[Coral-List] Shark Slaughter

David McGuire david at trilliumfilms.net
Thu Aug 23 19:10:48 EDT 2007

The principal investigator of this study,  Dr. Enric Sala of SIO is  
featured in our film Sharks: Stewards of the Reef where he brings  
this study to light.  As reported in his April 2005  Study published  
in PNAS, Dr. Sala et al correlates the cascade effects of removing  
apex predators such as sharks to the overall health of the marine  
system, particularly coral.

One of the most striking products of the study is a stark picture of  
human impacts on marine ecosystems and the consequences of targeted  
fishing. In the Caribbean, overfishing of sharks triggers a domino  
effect of changes in abundance that carries down to several fish  
species and contributes to the overall degradation of the reef  
ecosystem. Overfishing species randomly, the study shows, is not  
likely to cause these cascading effects.

"It appears that ecosystems such as Caribbean coral reefs need sharks  
to ensure the stability of the entire system," said Sala, deputy  
director of the Center for Marine Biodiversity and Conservation at  

This 30 minute film, also features Shark Conservationists Sonja  
Fordham, Peter Knights and examines threats to sharks, including  
shark finning, the importance of sharks ecologically and how we can  
support marine protected ares for sharks and a healthy ocean.  We are  
screening at the Monterey Bay Aquarium this month.

David McGuire

On Aug 23, 2007, at 11:48 AM, craig cooper wrote:

> Shark fin soup, prized as a delicacy in Asia, has generated a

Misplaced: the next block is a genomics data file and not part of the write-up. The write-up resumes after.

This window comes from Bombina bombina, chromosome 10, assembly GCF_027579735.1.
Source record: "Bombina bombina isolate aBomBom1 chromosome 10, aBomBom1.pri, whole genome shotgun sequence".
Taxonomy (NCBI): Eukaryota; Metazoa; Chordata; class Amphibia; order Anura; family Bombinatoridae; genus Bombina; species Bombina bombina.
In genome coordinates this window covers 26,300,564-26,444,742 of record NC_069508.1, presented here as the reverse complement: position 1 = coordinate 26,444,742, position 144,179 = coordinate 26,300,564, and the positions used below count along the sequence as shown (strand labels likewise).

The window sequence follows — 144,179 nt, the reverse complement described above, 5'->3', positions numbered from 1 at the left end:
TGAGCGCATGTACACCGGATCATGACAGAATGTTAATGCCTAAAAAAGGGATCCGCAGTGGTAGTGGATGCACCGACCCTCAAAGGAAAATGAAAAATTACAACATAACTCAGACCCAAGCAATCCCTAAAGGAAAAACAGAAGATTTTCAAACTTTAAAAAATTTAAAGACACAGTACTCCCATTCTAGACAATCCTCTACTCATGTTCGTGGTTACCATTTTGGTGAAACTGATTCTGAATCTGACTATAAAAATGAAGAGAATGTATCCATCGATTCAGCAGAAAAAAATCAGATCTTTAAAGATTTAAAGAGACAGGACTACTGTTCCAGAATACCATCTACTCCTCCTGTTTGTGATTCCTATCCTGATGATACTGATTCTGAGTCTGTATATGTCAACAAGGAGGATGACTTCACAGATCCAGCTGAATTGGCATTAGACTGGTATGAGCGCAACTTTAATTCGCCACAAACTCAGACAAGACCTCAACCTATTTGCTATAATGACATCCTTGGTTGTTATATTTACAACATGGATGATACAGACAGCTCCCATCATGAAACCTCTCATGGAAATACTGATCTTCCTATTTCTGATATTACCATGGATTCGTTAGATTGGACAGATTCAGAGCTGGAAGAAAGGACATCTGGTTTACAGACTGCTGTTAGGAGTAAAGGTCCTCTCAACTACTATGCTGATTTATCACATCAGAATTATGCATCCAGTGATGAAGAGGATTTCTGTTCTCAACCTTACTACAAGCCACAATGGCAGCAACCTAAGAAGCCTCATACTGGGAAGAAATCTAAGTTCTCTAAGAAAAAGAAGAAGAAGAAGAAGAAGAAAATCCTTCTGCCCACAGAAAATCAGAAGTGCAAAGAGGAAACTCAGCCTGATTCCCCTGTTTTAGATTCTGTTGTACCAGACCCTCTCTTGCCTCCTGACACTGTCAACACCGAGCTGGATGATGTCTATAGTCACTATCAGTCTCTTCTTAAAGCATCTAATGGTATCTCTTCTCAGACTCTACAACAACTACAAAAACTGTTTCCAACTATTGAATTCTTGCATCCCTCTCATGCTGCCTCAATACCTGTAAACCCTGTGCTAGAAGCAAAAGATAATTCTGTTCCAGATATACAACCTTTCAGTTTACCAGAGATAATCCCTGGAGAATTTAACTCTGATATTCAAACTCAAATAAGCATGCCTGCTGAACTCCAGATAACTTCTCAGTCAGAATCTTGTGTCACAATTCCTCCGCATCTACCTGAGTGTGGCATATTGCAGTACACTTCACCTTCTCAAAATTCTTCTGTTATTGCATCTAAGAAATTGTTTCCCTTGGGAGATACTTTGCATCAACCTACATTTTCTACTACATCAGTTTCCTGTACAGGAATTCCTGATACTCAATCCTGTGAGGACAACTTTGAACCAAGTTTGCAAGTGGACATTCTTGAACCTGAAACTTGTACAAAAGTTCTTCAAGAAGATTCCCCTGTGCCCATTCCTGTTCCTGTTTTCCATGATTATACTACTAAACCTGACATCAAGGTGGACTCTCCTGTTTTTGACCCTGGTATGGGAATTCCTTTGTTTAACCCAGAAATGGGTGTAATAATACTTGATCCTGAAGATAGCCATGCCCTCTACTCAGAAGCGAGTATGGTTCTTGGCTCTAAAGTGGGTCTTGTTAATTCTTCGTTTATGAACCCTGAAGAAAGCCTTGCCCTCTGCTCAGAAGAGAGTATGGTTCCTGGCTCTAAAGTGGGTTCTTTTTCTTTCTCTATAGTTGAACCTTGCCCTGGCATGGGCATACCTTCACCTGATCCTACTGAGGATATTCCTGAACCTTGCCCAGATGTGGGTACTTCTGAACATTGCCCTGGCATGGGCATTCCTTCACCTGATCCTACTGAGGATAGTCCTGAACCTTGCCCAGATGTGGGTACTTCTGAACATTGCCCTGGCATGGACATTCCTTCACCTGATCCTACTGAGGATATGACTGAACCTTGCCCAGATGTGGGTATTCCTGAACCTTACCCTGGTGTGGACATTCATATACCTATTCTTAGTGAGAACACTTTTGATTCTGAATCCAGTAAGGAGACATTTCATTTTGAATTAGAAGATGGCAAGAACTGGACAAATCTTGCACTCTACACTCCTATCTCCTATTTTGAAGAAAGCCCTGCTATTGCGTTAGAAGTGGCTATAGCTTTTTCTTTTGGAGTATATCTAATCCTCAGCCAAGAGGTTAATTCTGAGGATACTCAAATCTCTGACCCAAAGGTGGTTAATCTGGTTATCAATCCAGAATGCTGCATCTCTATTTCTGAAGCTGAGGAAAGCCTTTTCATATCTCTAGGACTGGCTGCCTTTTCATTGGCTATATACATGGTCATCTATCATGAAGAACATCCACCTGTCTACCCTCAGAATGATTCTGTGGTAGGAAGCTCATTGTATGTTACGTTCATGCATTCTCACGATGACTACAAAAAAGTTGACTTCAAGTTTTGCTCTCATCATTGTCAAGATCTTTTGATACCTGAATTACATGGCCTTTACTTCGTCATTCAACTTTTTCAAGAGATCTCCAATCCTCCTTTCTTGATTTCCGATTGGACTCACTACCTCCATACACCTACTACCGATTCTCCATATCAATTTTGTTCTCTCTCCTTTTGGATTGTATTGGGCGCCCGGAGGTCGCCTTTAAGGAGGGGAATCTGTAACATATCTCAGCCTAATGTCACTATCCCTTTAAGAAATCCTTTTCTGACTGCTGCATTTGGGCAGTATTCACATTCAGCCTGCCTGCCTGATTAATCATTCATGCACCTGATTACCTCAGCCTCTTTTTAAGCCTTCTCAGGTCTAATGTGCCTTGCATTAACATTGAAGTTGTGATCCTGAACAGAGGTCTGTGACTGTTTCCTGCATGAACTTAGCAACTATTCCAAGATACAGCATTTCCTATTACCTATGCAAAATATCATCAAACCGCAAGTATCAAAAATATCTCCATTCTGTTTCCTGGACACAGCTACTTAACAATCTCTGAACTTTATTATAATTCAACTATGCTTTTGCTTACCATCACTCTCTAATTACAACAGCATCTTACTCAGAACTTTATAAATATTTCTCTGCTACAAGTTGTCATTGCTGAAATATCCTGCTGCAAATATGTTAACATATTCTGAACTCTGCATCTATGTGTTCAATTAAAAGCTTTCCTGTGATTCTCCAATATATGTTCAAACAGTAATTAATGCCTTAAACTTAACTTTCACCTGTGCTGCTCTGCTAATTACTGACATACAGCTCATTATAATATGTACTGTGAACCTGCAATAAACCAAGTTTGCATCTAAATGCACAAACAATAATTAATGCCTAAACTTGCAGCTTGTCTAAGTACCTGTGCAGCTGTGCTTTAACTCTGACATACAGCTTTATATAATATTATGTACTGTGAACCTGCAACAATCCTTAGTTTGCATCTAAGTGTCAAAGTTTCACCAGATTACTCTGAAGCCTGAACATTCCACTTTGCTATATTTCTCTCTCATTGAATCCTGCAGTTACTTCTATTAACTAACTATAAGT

> worldwide
> billion dollar industry, where more than 100 million sharks are killed
> each year.  The process of "finning" involves cutting off the shark's
> fins, after which the rest of the animal is thrown overboard, often
> still alive.  Despite surviving longer than any other large animal on
> earth,  their populations are rapidly declining.  In fact, the numbers
> of some shark species have fallen more than 90 per cent.  The
> elimination of sharks is having a direct affect on the health of coral
> reefs and the oceans as a whole.  Researchers at the Scripps Institute
> of Oceanography are currently studying this issue.  Hopefully this
> research and the dissemination of this information to the public will
> bring an end to this wholesale slaughter.
>   Craig Cooper
>   Sharkwater Team
> www.sharkwater.com
> _______________________________________________
> Coral-List mailing list
> Coral-List at coral.aoml.noaa.gov
> http://coral.aoml.noaa.gov/mailman/listinfo/coral-list

415 289.0366
415 289.0399 Fax

Please take a moment to learn about the growing global problem of  
Shark Finning and how you can Help Stop the Distribution of Shark  
Fins for Shark Fin Soup:



Establish a Global Ban on Shark Finning  http:// 

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